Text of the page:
• 23Centro Nivometeorologico, ARPA Lombardia, Bormio, 23032, Italy
  • 24Abteilung I/3 - Wasserhaushalt (HZB), BMLRT, Vienna, 1010, Austria

Abstract. The European Alps stretch over a range of climate zones, which affect the spatial distribution of snow. Previous analyses of station observations of snow were confined to regional analyses. Here, we present an Alpine wide analysis of snow depth from six Alpine countries: Austria, France, Germany, Italy, Slovenia, and Switzerland; including altogether more than 2000 stations. Using a principal component analysis and k-means clustering, we identified five main modes of variability and five regions, which match the climatic forcing zones: north and high Alpine, northeast, northwest, southeast and southwest. Linear trends of mean monthly snow depth between 1971 to 2019 showed decreases in snow depth for 87 % of the stations. December to February trends were on average −1.1 cm decade−1 (min, max: −10.8, 4.4; elevation range 0–1000 m), −2.5 (−25.1, 4.4; 1000–2000 m) and −0.1 (−23.3, 9.9; 2000–3000 m), with stronger trends in March to May: −0.6 (−10.9, 1.0; 0–1000 m), −4.6 (−28.1, 4.1; 1000–2000 m) and −7.6 (−28.3, 10.5; 2000–3000 m). However, regional trends differed substantially, which challenges the notion of generalizing results from one Alpine region to another or to the whole Alps. This study presents an analysis of station snow depth series with the most comprehensive spatial coverage in the European Alps to date.

Michael Matiu et al.

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Michael Matiu et al.

Data sets

Snow cover in the European Alps: Station observations of snow depth and depth of snowfall M. Matiu, A. Crespi, G. Bertoldi, C. M. Carmagnola, S. Morin, S. Kotlarski, M. Valt, W. Beozzo, P. Cianfarra, I. Gouttevin, S. C. Scherrer, A. Cicogna, M. Gaddo, J.-M. Soubeyroux, A. Sušnik, A. Trenti, S. Urbani, and V. Weilguni https://doi.org/10.5281/zenodo.4064129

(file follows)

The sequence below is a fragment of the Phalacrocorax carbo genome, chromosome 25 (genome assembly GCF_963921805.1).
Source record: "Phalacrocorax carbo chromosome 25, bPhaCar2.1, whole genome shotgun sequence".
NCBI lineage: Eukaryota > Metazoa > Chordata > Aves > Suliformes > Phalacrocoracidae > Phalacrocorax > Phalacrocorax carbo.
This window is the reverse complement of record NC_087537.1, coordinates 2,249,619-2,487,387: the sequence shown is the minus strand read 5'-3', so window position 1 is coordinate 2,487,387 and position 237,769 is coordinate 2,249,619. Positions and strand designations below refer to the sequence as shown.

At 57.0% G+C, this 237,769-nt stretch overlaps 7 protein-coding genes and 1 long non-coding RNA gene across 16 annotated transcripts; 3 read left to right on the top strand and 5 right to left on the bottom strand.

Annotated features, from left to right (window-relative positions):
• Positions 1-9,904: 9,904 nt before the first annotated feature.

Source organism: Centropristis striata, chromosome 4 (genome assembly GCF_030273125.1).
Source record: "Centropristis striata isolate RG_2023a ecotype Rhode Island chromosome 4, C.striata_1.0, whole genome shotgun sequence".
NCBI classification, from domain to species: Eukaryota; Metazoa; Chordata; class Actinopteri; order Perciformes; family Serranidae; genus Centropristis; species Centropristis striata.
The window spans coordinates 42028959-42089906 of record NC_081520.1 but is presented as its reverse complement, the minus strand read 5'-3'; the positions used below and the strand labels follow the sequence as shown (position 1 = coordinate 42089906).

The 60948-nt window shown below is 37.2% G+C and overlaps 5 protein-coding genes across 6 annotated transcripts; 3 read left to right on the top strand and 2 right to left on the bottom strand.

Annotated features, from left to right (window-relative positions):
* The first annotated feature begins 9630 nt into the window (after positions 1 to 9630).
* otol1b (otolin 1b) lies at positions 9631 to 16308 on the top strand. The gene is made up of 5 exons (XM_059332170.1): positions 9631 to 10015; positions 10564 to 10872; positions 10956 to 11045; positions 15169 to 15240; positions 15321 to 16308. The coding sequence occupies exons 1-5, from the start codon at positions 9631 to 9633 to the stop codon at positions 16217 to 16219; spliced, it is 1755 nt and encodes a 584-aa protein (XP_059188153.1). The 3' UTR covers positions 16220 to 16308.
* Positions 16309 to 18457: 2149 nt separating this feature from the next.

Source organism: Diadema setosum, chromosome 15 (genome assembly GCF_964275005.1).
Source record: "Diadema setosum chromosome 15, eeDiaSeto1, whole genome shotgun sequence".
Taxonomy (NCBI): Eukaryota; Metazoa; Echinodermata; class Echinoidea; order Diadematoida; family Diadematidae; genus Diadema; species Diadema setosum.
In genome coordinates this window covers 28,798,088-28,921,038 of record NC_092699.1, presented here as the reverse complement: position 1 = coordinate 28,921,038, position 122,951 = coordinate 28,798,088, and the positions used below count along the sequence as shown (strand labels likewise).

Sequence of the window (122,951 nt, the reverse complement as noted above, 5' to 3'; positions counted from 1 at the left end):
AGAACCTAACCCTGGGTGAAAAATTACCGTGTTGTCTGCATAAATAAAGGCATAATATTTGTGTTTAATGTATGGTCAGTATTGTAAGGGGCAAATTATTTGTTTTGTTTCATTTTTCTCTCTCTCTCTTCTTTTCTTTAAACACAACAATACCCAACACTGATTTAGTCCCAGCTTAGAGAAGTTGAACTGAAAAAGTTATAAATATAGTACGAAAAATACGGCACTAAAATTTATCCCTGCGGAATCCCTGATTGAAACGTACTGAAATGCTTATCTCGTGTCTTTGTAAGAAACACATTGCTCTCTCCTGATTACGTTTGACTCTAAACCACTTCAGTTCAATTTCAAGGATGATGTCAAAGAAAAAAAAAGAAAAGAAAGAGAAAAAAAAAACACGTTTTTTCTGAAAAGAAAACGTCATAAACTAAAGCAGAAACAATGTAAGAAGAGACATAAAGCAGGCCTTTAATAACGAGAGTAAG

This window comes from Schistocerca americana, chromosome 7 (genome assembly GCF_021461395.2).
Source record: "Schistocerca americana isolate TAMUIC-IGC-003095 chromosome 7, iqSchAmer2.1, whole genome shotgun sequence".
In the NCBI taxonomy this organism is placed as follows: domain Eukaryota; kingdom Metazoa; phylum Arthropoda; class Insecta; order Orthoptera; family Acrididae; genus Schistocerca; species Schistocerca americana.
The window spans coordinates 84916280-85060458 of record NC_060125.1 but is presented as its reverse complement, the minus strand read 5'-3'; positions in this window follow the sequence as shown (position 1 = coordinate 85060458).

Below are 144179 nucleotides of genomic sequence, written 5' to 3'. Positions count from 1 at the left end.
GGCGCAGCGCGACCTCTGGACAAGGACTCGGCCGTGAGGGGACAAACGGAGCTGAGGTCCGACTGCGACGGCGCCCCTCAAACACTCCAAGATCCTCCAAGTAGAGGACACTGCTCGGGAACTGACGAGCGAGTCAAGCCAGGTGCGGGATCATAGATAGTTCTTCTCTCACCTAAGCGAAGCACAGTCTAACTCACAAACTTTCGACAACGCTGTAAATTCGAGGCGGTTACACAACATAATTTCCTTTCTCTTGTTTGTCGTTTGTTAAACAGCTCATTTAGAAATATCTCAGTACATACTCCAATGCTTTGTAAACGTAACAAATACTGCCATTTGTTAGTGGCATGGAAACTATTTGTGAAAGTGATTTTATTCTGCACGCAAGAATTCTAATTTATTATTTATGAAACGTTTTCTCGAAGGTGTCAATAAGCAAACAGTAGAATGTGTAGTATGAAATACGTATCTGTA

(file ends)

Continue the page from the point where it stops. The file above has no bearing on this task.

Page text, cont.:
Model code and software

Snow cover in the European Alps: Station observations of snow depth and depth of snowfall (Version v1.0) M. Matiu, A. Crespi, G. Bertoldi, C. M. Carmagnola, S. Morin, S. Kotlarski, M. Valt, W. Beozzo, P. Cianfarra, I. Gouttevin, S. C. Scherrer, A. Cicogna, M. Gaddo, J.-M. Soubeyroux, A. Sušnik, A. Trenti, S. Urbani, and V. Weilguni https://doi.org/10.5281/zenodo.4064129

Michael Matiu et al.

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Short summary
The first alpine wide assessment of observed station snow depth trends 1971 to 2019, enabled by a research community effort, involves six countries and more than 2000 stations. This presents the most spatially comprehensive analysis to date, which shows reduced snow depth in most stations in winter, with stronger trends in spring. The differences in observed trends between north and south or east and west is likely caused by the diverse climatic influences in the European Alps.
The first alpine wide assessment of observed station snow depth trends 1971 to 2019, enabled by...